Selectmen on track to tackle nuisance train whistles
Anyone annoyed by loud train whistles is being invited to sound off on the issue.
That’s according to Selectmen who will schedule public hearings on the matter, prompted by complaints from business owners and residents living near the town’s eight rail crossings. Selectman Patrick Tropeano brought the issue to the board’s attention on Tuesday.
“It’s rather disheartening,” said Tropeano. “There are trains going through neighborhoods, screeching those whistles and waking people up – it’s annoying.”
Town attorney Richard Bowen explained state law lets towns petition railroad companies to stop blowing whistles at rail crossings. Bowen said he successfully stopped whistles at some rail crossings in several towns in the past.
The process involves documenting complaints from residents, including times and dates of the offending noise, and then approaching rail companies. Sometimes, the companies will voluntarily silence the whistles.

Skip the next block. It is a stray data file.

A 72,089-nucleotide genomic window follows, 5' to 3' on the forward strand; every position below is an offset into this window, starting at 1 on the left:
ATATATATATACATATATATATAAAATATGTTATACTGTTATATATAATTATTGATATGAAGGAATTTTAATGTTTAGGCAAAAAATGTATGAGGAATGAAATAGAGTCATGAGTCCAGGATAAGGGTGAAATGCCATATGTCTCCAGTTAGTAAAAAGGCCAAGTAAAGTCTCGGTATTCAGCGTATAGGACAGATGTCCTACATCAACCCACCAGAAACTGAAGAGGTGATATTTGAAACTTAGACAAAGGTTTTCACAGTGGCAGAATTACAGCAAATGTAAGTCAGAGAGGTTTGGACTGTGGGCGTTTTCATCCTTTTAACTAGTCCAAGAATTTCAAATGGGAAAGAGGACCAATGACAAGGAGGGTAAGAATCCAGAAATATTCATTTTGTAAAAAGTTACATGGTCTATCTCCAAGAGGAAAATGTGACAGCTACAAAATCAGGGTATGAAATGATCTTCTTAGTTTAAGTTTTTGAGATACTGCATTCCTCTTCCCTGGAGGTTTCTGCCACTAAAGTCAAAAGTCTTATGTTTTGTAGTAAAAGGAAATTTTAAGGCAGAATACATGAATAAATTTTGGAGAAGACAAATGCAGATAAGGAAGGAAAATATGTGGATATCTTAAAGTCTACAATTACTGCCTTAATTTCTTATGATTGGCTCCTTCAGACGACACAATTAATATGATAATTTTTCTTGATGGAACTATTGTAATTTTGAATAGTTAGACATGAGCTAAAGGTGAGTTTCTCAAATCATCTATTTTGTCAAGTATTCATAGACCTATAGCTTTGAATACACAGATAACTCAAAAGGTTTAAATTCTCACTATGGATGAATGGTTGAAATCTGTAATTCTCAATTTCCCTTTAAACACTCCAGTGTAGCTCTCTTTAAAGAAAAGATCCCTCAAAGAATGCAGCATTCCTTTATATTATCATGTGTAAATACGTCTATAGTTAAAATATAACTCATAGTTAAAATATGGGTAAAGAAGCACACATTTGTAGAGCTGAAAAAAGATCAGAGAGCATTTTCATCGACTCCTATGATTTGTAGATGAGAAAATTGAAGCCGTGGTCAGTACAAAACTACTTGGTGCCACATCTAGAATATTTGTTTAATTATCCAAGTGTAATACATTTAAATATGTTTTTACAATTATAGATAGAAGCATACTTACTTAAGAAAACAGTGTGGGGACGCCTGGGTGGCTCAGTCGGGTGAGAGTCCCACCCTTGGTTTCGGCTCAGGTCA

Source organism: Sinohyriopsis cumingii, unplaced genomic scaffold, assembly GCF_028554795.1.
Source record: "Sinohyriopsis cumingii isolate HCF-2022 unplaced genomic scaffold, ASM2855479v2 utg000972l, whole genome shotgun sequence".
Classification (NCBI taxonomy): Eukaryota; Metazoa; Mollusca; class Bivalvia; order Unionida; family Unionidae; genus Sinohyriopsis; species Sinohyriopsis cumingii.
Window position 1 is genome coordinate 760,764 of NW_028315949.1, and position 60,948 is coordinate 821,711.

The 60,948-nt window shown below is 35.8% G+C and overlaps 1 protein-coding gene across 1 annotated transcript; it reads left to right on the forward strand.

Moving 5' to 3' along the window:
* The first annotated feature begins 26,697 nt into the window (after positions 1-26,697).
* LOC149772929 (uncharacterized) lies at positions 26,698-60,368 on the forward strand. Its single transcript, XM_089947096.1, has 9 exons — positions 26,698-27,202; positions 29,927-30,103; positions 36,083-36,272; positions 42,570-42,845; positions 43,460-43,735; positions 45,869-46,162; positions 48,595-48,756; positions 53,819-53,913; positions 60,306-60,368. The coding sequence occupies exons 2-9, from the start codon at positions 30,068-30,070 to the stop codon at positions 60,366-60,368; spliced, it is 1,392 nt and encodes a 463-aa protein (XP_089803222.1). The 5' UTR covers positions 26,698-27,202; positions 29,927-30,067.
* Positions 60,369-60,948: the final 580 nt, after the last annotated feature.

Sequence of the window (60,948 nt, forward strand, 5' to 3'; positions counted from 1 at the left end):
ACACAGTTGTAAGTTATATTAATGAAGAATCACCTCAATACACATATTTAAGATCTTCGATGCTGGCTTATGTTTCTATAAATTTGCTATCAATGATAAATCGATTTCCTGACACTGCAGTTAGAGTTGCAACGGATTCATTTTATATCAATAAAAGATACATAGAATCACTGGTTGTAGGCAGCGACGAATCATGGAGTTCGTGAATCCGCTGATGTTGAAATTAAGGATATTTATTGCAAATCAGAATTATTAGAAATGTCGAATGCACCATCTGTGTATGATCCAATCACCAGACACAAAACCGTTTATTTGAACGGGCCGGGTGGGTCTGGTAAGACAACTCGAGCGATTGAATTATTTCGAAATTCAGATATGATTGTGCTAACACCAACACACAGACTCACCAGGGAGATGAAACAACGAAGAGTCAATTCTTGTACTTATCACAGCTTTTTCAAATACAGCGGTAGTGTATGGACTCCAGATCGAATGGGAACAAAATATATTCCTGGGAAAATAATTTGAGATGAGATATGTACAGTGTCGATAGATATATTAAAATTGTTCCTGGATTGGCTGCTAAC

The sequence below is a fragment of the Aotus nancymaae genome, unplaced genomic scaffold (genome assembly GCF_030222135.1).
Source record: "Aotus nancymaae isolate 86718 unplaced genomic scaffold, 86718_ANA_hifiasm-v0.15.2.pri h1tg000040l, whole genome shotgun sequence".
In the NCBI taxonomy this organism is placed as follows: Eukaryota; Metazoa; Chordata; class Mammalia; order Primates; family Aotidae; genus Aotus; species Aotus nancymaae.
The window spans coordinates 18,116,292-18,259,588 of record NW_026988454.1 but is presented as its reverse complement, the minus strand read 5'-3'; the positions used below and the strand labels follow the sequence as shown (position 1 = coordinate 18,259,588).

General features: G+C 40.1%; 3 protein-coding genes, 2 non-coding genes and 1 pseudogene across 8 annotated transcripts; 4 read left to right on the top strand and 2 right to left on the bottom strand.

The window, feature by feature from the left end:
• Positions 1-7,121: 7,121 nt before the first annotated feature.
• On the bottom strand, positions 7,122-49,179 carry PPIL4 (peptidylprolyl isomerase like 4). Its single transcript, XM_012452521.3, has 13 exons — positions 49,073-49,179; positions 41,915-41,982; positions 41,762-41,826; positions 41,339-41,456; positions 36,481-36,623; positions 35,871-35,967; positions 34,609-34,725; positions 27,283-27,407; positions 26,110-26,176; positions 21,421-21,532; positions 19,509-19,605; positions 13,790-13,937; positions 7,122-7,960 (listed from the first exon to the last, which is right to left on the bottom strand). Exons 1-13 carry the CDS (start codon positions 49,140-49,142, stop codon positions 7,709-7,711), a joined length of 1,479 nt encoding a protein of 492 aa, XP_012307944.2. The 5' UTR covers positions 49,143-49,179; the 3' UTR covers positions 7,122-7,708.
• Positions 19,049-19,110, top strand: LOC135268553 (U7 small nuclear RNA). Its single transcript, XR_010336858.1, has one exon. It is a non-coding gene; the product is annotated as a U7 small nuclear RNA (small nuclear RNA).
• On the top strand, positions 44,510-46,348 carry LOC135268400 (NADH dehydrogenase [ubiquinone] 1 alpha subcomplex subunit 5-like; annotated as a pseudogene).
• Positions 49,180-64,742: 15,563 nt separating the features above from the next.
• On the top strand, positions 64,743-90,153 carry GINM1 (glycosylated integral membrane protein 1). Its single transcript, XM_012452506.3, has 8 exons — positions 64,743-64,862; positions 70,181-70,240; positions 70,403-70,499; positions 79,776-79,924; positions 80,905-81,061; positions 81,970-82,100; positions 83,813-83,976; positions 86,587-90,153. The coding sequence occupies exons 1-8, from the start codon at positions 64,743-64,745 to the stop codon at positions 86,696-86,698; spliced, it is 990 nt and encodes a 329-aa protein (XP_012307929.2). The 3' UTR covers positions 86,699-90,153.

If not, Bowen said state officials are then contacted, which starts a public hearing process in Boston. Railroad companies might then be ordered to stop sounding whistles at some crossings, but not all.
“From experience, they are willing to order whistle blowing to stop at certain locations,” said Bowen. He noted if a crossing is deemed dangerous railroad companies might not be compelled to stop the noise.
Bowen cited the crossing at the narrows as one example.
“That’s a tough one you might not get,” said Bowen.
Selectmen said hearings will likely be scheduled for December, but no dates have been set. In the meantime, board members encouraged the public to file complaints with the Selectmen’s office by calling 508-291-3100.